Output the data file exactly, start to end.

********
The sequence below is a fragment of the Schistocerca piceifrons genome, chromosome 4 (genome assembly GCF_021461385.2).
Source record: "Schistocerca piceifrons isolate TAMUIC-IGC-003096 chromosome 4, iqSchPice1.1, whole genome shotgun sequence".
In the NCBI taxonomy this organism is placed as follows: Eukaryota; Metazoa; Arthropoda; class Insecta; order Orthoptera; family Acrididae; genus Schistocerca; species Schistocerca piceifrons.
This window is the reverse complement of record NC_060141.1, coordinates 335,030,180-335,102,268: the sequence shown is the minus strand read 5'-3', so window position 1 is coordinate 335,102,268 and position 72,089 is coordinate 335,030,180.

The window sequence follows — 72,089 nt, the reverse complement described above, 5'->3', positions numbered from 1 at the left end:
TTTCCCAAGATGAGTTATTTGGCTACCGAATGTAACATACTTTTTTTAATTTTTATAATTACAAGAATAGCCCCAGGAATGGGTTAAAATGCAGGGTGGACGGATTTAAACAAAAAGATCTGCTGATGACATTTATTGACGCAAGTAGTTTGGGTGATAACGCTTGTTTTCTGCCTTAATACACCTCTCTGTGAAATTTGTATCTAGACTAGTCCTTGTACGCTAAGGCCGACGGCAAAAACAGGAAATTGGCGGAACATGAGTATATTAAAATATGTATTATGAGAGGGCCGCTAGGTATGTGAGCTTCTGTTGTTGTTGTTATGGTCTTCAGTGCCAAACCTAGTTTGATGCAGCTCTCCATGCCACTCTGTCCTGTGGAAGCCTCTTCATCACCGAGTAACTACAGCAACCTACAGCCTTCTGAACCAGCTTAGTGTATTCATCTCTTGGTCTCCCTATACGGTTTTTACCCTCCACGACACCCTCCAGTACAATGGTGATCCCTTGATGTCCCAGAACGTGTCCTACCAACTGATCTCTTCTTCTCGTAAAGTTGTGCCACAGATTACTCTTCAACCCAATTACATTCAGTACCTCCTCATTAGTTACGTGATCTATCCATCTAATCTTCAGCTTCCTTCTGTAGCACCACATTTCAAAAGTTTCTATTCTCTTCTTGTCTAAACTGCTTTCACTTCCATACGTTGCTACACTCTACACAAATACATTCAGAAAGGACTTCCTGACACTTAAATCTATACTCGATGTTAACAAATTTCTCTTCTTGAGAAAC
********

The sequence below is a fragment of the Schistocerca piceifrons genome, chromosome 4 (genome assembly GCF_021461385.2).
Source record: "Schistocerca piceifrons isolate TAMUIC-IGC-003096 chromosome 4, iqSchPice1.1, whole genome shotgun sequence".
In the NCBI taxonomy this organism is placed as follows: Eukaryota; Metazoa; Arthropoda; class Insecta; order Orthoptera; family Acrididae; genus Schistocerca; species Schistocerca piceifrons.
This window is the reverse complement of record NC_060141.1, coordinates 335,030,180-335,102,268: the sequence shown is the minus strand read 5'-3', so window position 1 is coordinate 335,102,268 and position 72,089 is coordinate 335,030,180.

The window sequence follows — 72,089 nt, the reverse complement described above, 5'->3', positions numbered from 1 at the left end:
TTTCCCAAGATGAGTTATTTGGCTACCGAATGTAACATACTTTTTTTAATTTTTATAATTACAAGAATAGCCCCAGGAATGGGTTAAAATGCAGGGTGGACGGATTTAAACAAAAAGATCTGCTGATGACATTTATTGACGCAAGTAGTTTGGGTGATAACGCTTGTTTTCTGCCTTAATACACCTCTCTGTGAAATTTGTATCTAGACTAGTCCTTGTACGCTAAGGCCGACGGCAAAAACAGGAAATTGGCGGAACATGAGTATATTAAAATATGTATTATGAGAGGGCCGCTAGGTATGTGAGCTTCTGTTGTTGTTGTTATGGTCTTCAGTGCCAAACCTAGTTTGATGCAGCTCTCCATGCCACTCTGTCCTGTGGAAGCCTCTTCATCACCGAGTAACTACAGCAACCTACAGCCTTCTGAACCAGCTTAGTGTATTCATCTCTTGGTCTCCCTATACGGTTTTTACCCTCCACGACACCCTCCAGTACAATGGTGATCCCTTGATGTCCCAGAACGTGTCCTACCAACTGATCTCTTCTTCTCGTAAAGTTGTGCCACAGATTACTCTTCAACCCAATTACATTCAGTACCTCCTCATTAGTTACGTGATCTATCCATCTAATCTTCAGCTTCCTTCTGTAGCACCACATTTCAAAAGTTTCTATTCTCTTCTTGTCTAAACTGCTTTCACTTCCATACGTTGCTACACTCTACACAAATACATTCAGAAAGGACTTCCTGACACTTAAATCTATACTCGATGTTAACAAATTTCTCTTCTTGAGAAAC